Mr. Hormel’s nomination appeared to be dead in 1998, after Lott did not advance it to the full Senate for a vote. A year later, Clinton renominated Mr. Hormel for the vacant ambassadorship. While the Senate was in recess for the Memorial Day holiday, Clinton installed him in the post through a procedural move that did not require Senate approval.

Many conservatives were outraged.

“I think that by forcing Americans to be represented by a radical homosexual activist like Hormel, Clinton is showing his contempt for traditional morality, marriage, sexual fidelity and any concept of honor,” a spokesman for the Family Research Council said. “Who’s he going to appoint next? Larry Flynt as ambassador to the Vatican?”

Inhofe called Mr. Hormel “an inappropriate representative of our country” and vowed, along with Lott and other Republicans, to block or delay other Clinton appointments. That plan fell apart after it was revealed that members of Inhofe’s Senate staff had downloaded so much pornography that they almost crashed the office computer system.

Mr. Hormel, in the meantime, took his oath of office in late June 1999 and served without incident as ambassador to Luxembourg until December 2000.

“The process was very long and strenuous, arduous, insulting, full of misleading statements, full of lies, full of deceit, full of antagonism,” Mr. Hormel said in 2012 while promoting a memoir, “Fit to Serve,” written with Erin Martin.

“Ultimately a great deal was achieved,” he added. “Ultimately, regulations were changed in the State Department. Ultimately, other openly gay individuals were appointed without the rancor that went into my case.”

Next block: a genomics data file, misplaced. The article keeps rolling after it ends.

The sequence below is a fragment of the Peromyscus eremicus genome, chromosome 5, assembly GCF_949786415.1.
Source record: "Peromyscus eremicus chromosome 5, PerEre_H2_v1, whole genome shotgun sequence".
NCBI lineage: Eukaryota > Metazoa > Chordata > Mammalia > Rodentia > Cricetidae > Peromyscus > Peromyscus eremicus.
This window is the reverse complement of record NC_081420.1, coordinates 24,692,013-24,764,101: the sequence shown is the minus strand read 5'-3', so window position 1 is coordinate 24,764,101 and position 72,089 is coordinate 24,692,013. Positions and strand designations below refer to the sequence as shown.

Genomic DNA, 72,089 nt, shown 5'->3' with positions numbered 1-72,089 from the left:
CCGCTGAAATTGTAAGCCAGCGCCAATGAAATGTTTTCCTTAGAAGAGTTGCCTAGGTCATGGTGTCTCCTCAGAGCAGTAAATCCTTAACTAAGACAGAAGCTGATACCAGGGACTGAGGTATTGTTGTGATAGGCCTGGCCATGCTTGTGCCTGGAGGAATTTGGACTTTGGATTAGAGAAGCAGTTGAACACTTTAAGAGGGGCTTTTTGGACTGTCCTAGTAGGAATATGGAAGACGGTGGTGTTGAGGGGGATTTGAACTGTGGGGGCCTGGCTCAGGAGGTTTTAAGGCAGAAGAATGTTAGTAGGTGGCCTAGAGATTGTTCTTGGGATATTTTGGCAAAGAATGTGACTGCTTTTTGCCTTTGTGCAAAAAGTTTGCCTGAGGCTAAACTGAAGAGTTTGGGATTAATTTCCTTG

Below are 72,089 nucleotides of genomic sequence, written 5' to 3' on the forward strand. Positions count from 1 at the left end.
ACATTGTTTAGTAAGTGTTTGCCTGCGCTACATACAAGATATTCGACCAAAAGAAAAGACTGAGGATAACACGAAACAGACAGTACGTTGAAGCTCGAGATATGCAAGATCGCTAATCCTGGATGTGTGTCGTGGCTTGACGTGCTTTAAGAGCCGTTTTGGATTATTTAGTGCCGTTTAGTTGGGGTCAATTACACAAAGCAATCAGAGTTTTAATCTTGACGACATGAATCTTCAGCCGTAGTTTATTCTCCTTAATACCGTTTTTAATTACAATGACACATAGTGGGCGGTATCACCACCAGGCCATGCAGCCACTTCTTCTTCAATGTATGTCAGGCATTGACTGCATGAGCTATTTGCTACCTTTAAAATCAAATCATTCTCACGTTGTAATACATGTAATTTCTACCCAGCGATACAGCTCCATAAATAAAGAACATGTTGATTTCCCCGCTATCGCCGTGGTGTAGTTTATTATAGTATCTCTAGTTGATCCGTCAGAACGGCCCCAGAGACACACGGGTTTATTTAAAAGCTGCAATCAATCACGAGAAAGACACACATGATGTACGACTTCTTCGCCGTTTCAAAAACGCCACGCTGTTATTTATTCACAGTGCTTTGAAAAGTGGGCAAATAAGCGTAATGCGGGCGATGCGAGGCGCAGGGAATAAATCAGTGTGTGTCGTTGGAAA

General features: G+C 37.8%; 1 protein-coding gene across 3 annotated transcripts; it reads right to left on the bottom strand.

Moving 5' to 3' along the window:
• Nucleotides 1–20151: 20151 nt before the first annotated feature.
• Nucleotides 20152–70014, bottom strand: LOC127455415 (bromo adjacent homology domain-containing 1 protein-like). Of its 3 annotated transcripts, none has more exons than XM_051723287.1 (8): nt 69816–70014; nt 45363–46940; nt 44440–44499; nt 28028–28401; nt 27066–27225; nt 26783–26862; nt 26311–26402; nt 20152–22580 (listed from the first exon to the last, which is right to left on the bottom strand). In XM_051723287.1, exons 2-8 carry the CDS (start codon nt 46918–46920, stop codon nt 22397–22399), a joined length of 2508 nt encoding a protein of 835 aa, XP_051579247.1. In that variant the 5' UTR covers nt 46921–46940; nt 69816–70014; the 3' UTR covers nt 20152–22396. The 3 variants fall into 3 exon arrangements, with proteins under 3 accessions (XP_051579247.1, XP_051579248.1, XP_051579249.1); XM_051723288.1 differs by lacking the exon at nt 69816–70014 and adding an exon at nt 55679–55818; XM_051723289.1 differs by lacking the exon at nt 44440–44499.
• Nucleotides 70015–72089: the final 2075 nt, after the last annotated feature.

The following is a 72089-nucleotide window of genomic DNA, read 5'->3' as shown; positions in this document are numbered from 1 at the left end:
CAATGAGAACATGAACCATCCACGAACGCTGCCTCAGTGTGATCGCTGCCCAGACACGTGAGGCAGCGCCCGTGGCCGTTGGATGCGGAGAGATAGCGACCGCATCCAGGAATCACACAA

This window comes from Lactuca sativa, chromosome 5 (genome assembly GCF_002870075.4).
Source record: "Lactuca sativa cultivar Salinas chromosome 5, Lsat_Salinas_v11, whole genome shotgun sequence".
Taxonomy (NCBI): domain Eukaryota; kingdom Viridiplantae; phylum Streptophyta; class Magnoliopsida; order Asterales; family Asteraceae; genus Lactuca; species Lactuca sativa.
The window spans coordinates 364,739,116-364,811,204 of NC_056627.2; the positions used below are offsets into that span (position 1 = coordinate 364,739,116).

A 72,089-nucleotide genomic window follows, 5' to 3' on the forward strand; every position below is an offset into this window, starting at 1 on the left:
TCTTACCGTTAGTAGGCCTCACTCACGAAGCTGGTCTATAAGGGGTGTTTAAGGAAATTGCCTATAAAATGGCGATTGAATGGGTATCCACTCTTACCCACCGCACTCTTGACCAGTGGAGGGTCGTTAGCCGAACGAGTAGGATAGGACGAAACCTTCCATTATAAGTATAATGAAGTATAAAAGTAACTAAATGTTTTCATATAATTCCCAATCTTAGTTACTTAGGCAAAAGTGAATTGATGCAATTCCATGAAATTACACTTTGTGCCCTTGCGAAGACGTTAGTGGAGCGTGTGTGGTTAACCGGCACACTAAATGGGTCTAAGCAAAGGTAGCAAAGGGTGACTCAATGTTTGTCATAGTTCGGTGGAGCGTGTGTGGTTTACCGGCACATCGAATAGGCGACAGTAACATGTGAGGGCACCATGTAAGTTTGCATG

James Catherwood Hormel was born Jan. 1, 1933, in Austin, Minn. His grandfather had founded the Hormel food company in 1891, and his father was chief executive. In 1937, Hormel began to market Spam, a canned meat product that became popular during World War II.

Mr. Hormel, the youngest of three sons, grew up in a mansion surrounded by servants, chauffeurs and musical instruments, which he became skilled at playing.

He graduated in 1955 from Swarthmore College in Pennsylvania and received a law degree in 1958 from the University of Chicago. He served as the law school’s dean of students from 1961 to 1967.

In 1965, Mr. Hormel and his wife, the former Alice Parker, were divorced after they both realized he was gay. He settled in San Francisco in the mid-1970s and founded a company to manage the Hormel family’s investments and philanthropic contributions.

He routinely gave away a quarter of his annual income to support hunger relief, AIDS research, educational programs and other charitable projects. He helped launch the Human Rights Campaign, now the country’s largest advocacy group for LGBTQ rights, and served on the boards of the San Francisco Chamber of Commerce and San Francisco Symphony, among other organizations.

Mr. Hormel had long relationships with artist Larry Soule and lawyer Timothy Wu before marrying Michael P.N. Araque in 2014. Their marriage was officiated by Rep. Nancy Pelosi (D-Calif.), who was House minority leader at the time. Besides his husband, survivors include his five children, 14 grandchildren and seven great-grandchildren.

Pelosi, Bill and Hillary Clinton and Sen. Dianne Feinstein (D-Calif.) were among those issuing statements of tribute after Mr. Hormel’s death.

“This is one of those glorious days when the nice guy finishes first,” Secretary of State Madeleine Albright said in 1999, when Mr. Hormel was sworn in as ambassador. “Neither race, nor creed, nor gender nor sexual orientation should be relevant to the selection of ambassadors for the United States.”